Sheikh's Untouched Woman(2)

By: Kylie Knight

“A man doesn’t marry his mistress.”

It was that moment when her world stopped spinning and Serena had to grasp the sturdy wooden table to keep her standing. Mistress. This whole time she had been his mistress and she, stupid girl that she was, thought they were falling in love. She was numb as she looked around the room, failing to recognize what her life had become, who she had become. It was all a mistake. She had to move, start moving to piece together the new future that awaited her. “Okay,” she said absently as she scanned the room in search of her belongings, not the toys and frill bought for a mistress. “Okay,” she repeated in the bedroom as she pulled her casual student clothes from the drawers.

“Serena,” Raffi tried to plead with her as she moved slowly around the small apartment. “Please just stop.” He grabbed her shoulders to stop her moving but her gaze focused on a spot just past him.


“Dammit Serena don’t make this harder than it has to be. Do you think I want to give you up?”

Yes I do. “You are so you must.” She pulled out of his grasp and fled to the kitchen, filling a glass with water while her hands shook too much to allow her a drink. “I’m not in the mood for company tonight.” She turned her back and closed her eyes, not moving until she heard the heavy door shut behind him.

Then Serena allowed herself to cry for the love that never was and for the baby she would raise on her own.

Raffir al-Jazzari waited impatiently for the private jet to touch down at the Wellington International Airport. He’d come to New Zealand on business both for him and Maju-ul and he was glad to be away from his homeland for a while. His father was not happy that Raffir had yet to pick a bride and take his role as leader of Maju-ul and was threatening to choose a bride if he didn’t choose soon.

He blamed Serena O’Brien for his inability to choose a woman to stand beside him as he ruled the land of his birth. The day after he’d told her he needed to find a wife he’d come to apologize because it was obvious he’d hurt her feelings. Her pale face and trembling body told him she hadn’t realized she was just a mistress, and that had gutted him. What he found though wasn’t Serena still crying and heartbroken. He found nothing. Absolutely nothing.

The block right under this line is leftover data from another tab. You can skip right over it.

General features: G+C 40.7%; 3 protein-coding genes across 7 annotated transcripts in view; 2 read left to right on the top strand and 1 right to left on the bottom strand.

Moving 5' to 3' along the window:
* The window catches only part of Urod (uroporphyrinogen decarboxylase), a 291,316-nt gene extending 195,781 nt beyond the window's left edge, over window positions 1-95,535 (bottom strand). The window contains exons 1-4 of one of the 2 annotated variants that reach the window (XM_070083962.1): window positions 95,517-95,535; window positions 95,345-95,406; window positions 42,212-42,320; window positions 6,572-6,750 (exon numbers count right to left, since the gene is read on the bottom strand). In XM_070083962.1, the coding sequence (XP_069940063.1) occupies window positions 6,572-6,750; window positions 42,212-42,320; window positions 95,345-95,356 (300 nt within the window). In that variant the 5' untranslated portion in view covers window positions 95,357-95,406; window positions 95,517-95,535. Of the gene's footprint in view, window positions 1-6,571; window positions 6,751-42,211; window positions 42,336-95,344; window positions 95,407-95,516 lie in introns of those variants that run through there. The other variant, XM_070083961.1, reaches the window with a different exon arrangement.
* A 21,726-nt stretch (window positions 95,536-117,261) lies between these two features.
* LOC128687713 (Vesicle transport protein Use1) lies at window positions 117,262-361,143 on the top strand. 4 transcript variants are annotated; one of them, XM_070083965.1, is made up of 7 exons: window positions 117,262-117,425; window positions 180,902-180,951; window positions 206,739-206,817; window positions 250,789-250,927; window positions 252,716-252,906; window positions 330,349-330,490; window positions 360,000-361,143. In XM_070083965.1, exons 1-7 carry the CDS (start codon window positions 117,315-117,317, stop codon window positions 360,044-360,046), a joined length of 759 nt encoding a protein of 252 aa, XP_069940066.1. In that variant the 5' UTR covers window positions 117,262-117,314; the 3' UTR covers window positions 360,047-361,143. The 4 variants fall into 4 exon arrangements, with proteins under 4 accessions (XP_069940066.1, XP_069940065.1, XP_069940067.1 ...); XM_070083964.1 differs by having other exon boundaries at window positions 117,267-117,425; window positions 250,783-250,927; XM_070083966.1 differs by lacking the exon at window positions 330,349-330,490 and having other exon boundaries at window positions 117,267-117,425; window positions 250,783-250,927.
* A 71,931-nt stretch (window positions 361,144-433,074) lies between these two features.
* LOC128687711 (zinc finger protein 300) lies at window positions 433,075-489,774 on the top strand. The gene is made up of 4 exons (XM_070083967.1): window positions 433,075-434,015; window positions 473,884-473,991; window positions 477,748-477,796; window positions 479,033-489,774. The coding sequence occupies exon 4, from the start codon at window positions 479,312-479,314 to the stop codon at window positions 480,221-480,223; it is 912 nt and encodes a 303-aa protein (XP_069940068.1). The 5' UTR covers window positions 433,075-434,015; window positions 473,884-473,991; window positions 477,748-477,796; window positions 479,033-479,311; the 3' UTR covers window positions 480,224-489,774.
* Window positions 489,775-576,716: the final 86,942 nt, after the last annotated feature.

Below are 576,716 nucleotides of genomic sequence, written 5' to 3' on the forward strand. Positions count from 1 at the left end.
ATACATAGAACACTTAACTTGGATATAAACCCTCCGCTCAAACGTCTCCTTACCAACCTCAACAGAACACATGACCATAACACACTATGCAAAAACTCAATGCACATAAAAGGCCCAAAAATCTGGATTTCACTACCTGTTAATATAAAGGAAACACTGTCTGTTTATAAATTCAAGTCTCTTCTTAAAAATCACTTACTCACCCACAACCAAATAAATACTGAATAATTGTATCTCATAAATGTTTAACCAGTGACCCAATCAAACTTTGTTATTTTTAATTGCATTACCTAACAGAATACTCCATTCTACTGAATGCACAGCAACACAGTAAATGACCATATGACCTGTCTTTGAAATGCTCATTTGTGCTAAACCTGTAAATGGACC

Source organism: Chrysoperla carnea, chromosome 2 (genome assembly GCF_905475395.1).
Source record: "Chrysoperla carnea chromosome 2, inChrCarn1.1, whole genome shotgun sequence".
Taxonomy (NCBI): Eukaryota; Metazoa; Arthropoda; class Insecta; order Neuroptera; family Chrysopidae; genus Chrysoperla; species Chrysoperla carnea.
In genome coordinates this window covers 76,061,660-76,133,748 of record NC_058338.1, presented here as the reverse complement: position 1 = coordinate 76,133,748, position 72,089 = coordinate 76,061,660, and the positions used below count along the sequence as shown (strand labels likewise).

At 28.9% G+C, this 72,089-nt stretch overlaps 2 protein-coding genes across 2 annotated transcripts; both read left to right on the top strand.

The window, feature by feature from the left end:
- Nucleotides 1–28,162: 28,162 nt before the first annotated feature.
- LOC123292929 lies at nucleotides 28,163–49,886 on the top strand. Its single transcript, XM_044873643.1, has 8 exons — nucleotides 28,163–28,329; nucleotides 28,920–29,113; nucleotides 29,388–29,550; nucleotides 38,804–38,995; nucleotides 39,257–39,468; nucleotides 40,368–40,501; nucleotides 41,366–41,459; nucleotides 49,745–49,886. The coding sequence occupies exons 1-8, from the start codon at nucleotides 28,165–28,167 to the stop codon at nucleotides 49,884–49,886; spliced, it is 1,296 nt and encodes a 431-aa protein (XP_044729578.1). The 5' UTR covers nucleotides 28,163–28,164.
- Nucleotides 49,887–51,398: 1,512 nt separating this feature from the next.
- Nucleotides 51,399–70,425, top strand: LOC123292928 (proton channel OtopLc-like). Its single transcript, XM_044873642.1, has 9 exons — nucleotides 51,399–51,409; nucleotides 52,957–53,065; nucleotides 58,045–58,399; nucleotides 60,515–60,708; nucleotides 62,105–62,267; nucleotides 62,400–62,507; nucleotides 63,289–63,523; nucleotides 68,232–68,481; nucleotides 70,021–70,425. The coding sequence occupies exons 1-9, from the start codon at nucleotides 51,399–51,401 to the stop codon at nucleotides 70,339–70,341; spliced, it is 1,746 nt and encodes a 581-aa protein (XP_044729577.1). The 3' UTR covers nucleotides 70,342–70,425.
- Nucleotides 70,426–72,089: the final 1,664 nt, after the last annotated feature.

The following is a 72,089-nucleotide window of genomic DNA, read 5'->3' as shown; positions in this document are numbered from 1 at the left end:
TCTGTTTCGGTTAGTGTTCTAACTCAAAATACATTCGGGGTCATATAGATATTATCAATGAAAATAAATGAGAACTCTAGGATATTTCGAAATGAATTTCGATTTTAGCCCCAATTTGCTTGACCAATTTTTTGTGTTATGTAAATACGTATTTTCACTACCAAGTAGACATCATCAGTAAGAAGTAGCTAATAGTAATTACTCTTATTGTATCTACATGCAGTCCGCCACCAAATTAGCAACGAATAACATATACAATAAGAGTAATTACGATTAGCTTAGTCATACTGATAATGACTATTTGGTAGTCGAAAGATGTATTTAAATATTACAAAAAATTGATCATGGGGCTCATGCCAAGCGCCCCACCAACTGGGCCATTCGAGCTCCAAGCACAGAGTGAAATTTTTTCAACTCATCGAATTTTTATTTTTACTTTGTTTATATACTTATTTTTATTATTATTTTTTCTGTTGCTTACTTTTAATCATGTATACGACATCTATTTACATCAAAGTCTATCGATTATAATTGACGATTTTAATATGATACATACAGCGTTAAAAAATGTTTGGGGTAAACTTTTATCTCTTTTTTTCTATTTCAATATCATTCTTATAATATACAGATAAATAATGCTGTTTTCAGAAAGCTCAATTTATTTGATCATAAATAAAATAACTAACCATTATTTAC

Inside, the apartment was far from empty. All the furniture and appliances were still there as was the laptop he’d bought because her old one was practically antique. Inside the closet he found all of the clothes he’d bought for her. Dresses, gowns, lingerie, shoes and casual wear all hung there mocking him. The drawers on the dresser were empty. All of her own clothes gone. Just like her.

He’d gone to her old apartment only to find she wasn’t there and no one at her school would give him any information on Serena’s whereabouts. He’d searched Paris high and low looking for his sweet Serena but she was gone as though he’d imagined the past year with her. Like she was just a figment of his imagination. Months later he’d returned to Maju-ul and begun his search for a wife.

Mothers and grandmothers paraded their beautiful and not so beautiful daughters, talented, rich, desperate, social climbing and indifferent daughters. It was exhausting and Raffir couldn’t get excited about a single one of them, too occupied was he with thoughts of Serena. And now here he was doing business in her homeland. Chances were slim he’d see her since his business was in Wellington and she was from Auckland, but he’d be lying if he said every woman with wild auburn curls didn’t immediately steal his attention.

For months he’d seen her in every flame haired woman he came across. But they were never her.

Now he had six months to find a bride or he’d spend his life with a woman chosen by his father. No way was that going to happen. He would spend the next month in Wellington on business. It was time to expand his fashion empire into this part of the world, while bringing the vibrant silks and handcrafted patterns that made Maju-ul famous, to another part of the world. He would partner with a famous mid-range French boutique in this new venture and despite his father’s objection, Raffir knew it would be lucrative for him and his country.

A glance at his watch told him he had less than an hour to meet with Francois and his interpreter. After that he would seek out the company of a woman and lose himself for a few hours.


Serena was running late. Her son, Rafael, was very fussy this morning and he still wasn’t used to being without Serena. When she’d left Paris she took advantage of her language skills and took a job as an interpreter because it paid well and offered plenty of time to spend with her son. It was the biggest perk of her job. Well that and learning about all the new business ventures popping up in New Zealand.